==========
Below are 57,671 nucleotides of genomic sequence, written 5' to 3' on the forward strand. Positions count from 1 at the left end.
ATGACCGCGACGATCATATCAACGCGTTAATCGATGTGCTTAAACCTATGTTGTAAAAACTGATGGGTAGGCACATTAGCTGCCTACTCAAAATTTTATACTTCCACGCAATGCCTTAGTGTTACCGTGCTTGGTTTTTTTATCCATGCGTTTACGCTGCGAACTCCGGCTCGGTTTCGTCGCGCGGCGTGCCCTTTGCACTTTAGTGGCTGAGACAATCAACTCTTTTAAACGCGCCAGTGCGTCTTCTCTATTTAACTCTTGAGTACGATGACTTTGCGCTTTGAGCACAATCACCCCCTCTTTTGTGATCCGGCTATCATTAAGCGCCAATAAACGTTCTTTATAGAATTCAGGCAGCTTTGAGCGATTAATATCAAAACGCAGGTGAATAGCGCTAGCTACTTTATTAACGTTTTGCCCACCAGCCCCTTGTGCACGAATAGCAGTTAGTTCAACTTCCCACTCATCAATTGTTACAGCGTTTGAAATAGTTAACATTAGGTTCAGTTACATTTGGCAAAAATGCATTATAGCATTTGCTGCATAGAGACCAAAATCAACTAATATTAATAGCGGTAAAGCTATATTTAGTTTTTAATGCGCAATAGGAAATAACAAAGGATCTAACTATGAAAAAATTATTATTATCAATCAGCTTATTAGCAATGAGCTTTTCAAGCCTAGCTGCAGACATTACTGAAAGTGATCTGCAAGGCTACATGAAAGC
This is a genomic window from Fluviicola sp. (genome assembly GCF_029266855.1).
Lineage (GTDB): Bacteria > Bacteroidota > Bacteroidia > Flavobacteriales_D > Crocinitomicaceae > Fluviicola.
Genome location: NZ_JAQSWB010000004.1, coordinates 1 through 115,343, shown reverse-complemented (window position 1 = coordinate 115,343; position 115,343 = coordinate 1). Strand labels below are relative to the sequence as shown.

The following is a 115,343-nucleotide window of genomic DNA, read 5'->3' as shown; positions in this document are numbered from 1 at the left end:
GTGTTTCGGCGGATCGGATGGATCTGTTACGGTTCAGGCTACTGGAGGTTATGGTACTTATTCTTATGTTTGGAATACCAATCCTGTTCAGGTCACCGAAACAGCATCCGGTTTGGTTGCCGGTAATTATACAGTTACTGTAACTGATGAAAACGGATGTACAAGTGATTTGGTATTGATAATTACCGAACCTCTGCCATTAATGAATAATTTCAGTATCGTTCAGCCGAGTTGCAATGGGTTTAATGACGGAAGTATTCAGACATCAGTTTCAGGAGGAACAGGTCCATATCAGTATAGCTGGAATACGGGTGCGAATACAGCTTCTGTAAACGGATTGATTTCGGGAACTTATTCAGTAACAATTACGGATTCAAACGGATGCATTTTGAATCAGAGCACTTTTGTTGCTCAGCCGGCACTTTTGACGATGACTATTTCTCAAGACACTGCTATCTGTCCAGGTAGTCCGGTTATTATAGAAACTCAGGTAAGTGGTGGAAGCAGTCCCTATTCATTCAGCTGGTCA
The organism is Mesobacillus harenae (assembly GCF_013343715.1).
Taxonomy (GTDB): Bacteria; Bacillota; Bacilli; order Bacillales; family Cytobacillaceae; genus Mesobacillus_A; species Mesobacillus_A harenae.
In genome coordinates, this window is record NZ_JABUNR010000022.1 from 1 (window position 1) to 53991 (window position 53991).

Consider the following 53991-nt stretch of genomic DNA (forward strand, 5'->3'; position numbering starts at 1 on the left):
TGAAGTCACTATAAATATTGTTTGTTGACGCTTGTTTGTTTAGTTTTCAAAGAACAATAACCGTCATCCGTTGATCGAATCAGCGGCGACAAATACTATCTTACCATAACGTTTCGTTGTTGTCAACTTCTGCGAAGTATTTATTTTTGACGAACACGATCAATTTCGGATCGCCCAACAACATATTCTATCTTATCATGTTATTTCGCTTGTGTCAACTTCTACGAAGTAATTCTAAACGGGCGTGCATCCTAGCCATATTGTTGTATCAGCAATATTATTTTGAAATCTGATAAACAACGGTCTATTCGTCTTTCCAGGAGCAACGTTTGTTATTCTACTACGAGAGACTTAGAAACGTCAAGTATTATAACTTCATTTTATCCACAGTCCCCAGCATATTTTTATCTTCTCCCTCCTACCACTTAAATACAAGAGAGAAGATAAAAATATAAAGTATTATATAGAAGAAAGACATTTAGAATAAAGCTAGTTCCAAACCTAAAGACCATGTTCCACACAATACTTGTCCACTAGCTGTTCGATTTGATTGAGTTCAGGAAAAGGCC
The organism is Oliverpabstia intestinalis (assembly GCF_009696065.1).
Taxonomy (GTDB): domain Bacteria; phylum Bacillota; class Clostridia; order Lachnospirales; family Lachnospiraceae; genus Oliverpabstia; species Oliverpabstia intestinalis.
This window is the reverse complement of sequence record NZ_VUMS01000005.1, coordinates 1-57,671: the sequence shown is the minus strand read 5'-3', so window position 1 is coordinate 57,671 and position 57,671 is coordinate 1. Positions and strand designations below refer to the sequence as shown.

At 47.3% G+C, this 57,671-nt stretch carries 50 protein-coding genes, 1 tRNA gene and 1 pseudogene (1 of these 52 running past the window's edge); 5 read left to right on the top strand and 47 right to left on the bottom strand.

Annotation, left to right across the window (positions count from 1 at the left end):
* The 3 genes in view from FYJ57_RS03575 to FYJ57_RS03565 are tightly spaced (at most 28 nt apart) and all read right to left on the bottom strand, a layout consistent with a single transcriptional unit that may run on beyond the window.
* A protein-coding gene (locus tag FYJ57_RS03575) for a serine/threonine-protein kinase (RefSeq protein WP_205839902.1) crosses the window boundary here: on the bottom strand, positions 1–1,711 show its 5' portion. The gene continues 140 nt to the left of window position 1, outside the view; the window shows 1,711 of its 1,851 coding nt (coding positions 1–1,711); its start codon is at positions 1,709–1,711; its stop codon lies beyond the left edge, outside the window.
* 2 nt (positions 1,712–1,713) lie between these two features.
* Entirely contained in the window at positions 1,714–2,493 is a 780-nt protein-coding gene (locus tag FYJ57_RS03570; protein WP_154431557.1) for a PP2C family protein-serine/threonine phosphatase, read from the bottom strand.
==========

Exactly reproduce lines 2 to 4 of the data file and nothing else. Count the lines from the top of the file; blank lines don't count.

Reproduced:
ATGACCGCGACGATCATATCAACGCGTTAATCGATGTGCTTAAACCTATGTTGTAAAAACTGATGGGTAGGCACATTAGCTGCCTACTCAAAATTTTATACTTCCACGCAATGCCTTAGTGTTACCGTGCTTGGTTTTTTTATCCATGCGTTTACGCTGCGAACTCCGGCTCGGTTTCGTCGCGCGGCGTGCCCTTTGCACTTTAGTGGCTGAGACAATCAACTCTTTTAAACGCGCCAGTGCGTCTTCTCTATTTAACTCTTGAGTACGATGACTTTGCGCTTTGAGCACAATCACCCCCTCTTTTGTGATCCGGCTATCATTAAGCGCCAATAAACGTTCTTTATAGAATTCAGGCAGCTTTGAGCGATTAATATCAAAACGCAGGTGAATAGCGCTAGCTACTTTATTAACGTTTTGCCCACCAGCCCCTTGTGCACGAATAGCAGTTAGTTCAACTTCCCACTCATCAATTGTTACAGCGTTTGAAATAGTTAACATTAGGTTCAGTTACATTTGGCAAAAATGCATTATAGCATTTGCTGCATAGAGACCAAAATCAACTAATATTAATAGCGGTAAAGCTATATTTAGTTTTTAATGCGCAATAGGAAATAACAAAGGATCTAACTATGAAAAAATTATTATTATCAATCAGCTTATTAGCAATGAGCTTTTCAAGCCTAGCTGCAGACATTACTGAAAGTGATCTGCAAGGCTACATGAAAGC
This is a genomic window from Fluviicola sp. (genome assembly GCF_029266855.1).
Lineage (GTDB): Bacteria > Bacteroidota > Bacteroidia > Flavobacteriales_D > Crocinitomicaceae > Fluviicola.